Posted by: Heather Shy on November 9, 2018 at 8:00 am
What is Dharma Ransomware?
Dharma is what might be called a “true hack.” Rather than sneaking in through a malicious email link or attachment, Dharma infects your network by brute-force attack against Remote Desktop Services (RDS). This means that automated software rapidly sends multiple login attempts with different passwords to your RDS until it gets in.
(Of course, the hackers could also get in if an RDS password is leaked, which comes back to not clicking on those bad email links and attachments.)
Once in, the software starts encrypting files. Usually you can still see your file names, but now they might have a weird extension with an email address in it. (See example image.) Dharma deletes any “shadow copies,” making file restoration harder. The hackers then leave a ransom note with contact information.
If many files in the same folder suddenly have extensions you don’t recognize, call us immediately! Dharma also encrypts any new files created before the infection is removed.
We saw three slightly-different versions of Dharma attacks over the past few days. All three versions function the same way.
The good news: We identified and isolated the attacks in less than half an hour per instance. Since Dharma cannot be “de-encrypted”, we restored essential files from available backups.
How to Prevent Dharma Ransomware
- Use good, basic online security habits for passwords and attachments.
- Make sure all essential files and data are backed up before an attack. (This means now.)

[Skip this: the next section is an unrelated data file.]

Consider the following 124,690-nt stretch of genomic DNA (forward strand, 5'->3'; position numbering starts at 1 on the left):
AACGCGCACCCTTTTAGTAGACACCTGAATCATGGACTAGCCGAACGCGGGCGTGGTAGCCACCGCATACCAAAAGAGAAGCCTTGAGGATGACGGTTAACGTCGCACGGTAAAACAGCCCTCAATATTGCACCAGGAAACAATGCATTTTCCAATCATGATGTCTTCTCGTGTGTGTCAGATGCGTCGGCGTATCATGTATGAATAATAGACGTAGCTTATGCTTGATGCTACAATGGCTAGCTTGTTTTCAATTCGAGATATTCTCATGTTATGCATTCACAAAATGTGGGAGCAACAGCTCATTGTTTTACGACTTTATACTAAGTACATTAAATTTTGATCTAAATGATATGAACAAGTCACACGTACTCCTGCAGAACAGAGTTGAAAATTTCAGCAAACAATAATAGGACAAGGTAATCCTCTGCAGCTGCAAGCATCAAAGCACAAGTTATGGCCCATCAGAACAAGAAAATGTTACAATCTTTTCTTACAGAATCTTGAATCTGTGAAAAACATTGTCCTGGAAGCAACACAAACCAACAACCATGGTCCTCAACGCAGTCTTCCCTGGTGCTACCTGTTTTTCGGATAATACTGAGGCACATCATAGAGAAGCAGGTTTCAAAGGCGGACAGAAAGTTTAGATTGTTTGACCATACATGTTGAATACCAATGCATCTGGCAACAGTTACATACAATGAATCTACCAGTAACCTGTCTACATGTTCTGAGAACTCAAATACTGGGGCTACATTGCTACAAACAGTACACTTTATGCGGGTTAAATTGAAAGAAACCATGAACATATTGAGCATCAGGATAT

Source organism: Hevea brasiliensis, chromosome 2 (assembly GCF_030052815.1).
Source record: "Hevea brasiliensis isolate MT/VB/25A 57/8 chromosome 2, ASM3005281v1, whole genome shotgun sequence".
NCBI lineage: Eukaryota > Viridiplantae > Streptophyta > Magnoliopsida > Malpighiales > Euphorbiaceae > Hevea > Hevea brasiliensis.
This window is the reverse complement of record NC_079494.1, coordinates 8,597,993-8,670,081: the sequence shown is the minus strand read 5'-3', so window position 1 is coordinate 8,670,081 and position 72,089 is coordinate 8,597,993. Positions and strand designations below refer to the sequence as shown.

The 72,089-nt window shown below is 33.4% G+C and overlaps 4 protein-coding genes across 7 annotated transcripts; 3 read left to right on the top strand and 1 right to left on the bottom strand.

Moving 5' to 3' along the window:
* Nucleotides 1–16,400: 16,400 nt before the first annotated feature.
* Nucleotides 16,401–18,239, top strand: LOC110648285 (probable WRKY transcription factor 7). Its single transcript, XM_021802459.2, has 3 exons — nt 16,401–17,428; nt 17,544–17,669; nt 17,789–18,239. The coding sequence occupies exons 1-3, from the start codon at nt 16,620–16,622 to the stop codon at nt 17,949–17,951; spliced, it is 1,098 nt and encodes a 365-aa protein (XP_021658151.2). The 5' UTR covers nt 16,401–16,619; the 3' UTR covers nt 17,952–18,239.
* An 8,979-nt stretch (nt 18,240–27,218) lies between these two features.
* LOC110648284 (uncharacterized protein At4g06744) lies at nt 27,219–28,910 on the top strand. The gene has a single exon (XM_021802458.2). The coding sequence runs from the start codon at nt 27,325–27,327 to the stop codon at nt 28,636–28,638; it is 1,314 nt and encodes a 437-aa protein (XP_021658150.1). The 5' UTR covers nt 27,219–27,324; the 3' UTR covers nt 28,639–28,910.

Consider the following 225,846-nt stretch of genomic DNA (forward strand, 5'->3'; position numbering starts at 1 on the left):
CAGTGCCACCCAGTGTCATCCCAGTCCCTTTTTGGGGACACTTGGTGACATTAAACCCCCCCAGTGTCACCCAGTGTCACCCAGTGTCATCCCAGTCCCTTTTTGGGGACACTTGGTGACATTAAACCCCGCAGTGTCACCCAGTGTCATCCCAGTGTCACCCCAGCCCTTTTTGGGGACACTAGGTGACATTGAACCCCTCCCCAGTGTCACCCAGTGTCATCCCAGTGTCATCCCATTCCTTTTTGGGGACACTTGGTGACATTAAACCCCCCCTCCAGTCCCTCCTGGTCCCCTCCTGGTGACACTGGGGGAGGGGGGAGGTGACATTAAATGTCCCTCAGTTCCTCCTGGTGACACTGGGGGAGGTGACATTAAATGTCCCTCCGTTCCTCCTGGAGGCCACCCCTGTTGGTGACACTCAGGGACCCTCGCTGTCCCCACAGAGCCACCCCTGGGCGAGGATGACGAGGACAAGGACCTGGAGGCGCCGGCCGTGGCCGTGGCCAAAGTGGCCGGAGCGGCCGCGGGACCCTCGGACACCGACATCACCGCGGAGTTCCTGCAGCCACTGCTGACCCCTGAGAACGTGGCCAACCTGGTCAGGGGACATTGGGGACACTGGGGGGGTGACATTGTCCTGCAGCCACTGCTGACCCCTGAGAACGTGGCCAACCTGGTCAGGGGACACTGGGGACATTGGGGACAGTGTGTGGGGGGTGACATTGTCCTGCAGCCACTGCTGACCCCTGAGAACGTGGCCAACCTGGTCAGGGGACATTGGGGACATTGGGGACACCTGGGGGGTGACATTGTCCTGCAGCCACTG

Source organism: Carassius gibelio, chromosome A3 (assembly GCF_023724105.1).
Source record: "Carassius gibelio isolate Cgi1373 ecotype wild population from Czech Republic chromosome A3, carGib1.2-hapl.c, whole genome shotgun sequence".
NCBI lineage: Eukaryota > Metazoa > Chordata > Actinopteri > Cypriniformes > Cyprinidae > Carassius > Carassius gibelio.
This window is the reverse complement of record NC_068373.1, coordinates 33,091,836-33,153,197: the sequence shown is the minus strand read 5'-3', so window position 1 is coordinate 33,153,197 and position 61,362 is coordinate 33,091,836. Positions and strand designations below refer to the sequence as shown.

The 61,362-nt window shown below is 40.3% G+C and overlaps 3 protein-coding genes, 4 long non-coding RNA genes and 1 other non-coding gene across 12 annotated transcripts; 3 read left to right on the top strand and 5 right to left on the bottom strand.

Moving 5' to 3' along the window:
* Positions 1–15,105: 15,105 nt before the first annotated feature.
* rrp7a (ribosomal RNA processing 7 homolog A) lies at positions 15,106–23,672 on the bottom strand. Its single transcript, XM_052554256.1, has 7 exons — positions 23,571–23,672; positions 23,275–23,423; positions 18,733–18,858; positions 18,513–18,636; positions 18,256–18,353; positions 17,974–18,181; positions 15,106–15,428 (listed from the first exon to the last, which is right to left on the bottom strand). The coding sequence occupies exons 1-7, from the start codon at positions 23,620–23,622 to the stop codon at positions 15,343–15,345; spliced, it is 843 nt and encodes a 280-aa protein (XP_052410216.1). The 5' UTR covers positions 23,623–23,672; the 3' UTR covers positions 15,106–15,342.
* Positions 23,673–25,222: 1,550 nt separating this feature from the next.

- Don’t assume your Dharma attack can be decrypted.
- “Double-wall” your RDS. There are a few ways to do this that we’ll discuss below.
- Have a proactive attitude toward network security.
Here are details on each of these precautions:
Safe Online Habits: Make sure your entire staff is trained in — and uses — secure habits when online, such as not opening unexpected attachments, being aware of common email scams, and using complex passwords.
Backups: Are your essential business files backed up? Are you sure? How quickly can you restore a file? How old is the restored version? These are questions every business manager in charge of security should be able to answer.
Don’t Assume Decryption: Never assume a free “key” exists to unlock your files. While some of the older Dharma versions have free decrypters out on the internet), none of the new 2018 variants can be decrypted without paying. (And, wow, a lot of web sites out there claim they can unencrypt your files. Buyer beware.) The FBI recommends not paying if you can at all avoid it, since paying the hackers just funds future ransomware attacks.
The “Double-Wall”: Here are several ways to protect your RDS:
- Require users to log in though a VPN.
- Require complex, rotating passwords.
- Restrict access to only those who really need it.
- Implement multi-factor authentication.
As we step up security efforts on behalf of our clients, we get pushback every single time we implement one of these additional steps. Many of us remember when the internet was “easy” and “fun” with a lot fewer passwords to remember. It isn’t that way anymore (if it ever really was). Yes, using these precautions takes an extra few seconds to log in. However, implementing these additional protections are necessary to keep your business data safe. Which leads us to…
Attitude: Prevention is largely affected by the attitude of business decision makers. While basic end-user cybersecurity education is important, Dharma directly attacks servers that can be accessed by the internet, like RDS. Your staff doing the day-to-day work of your business can’t – and probably shouldn’t – make decisions about password policies and backups. Therefore, it’s essential that business decision makers are willing to properly secure company servers.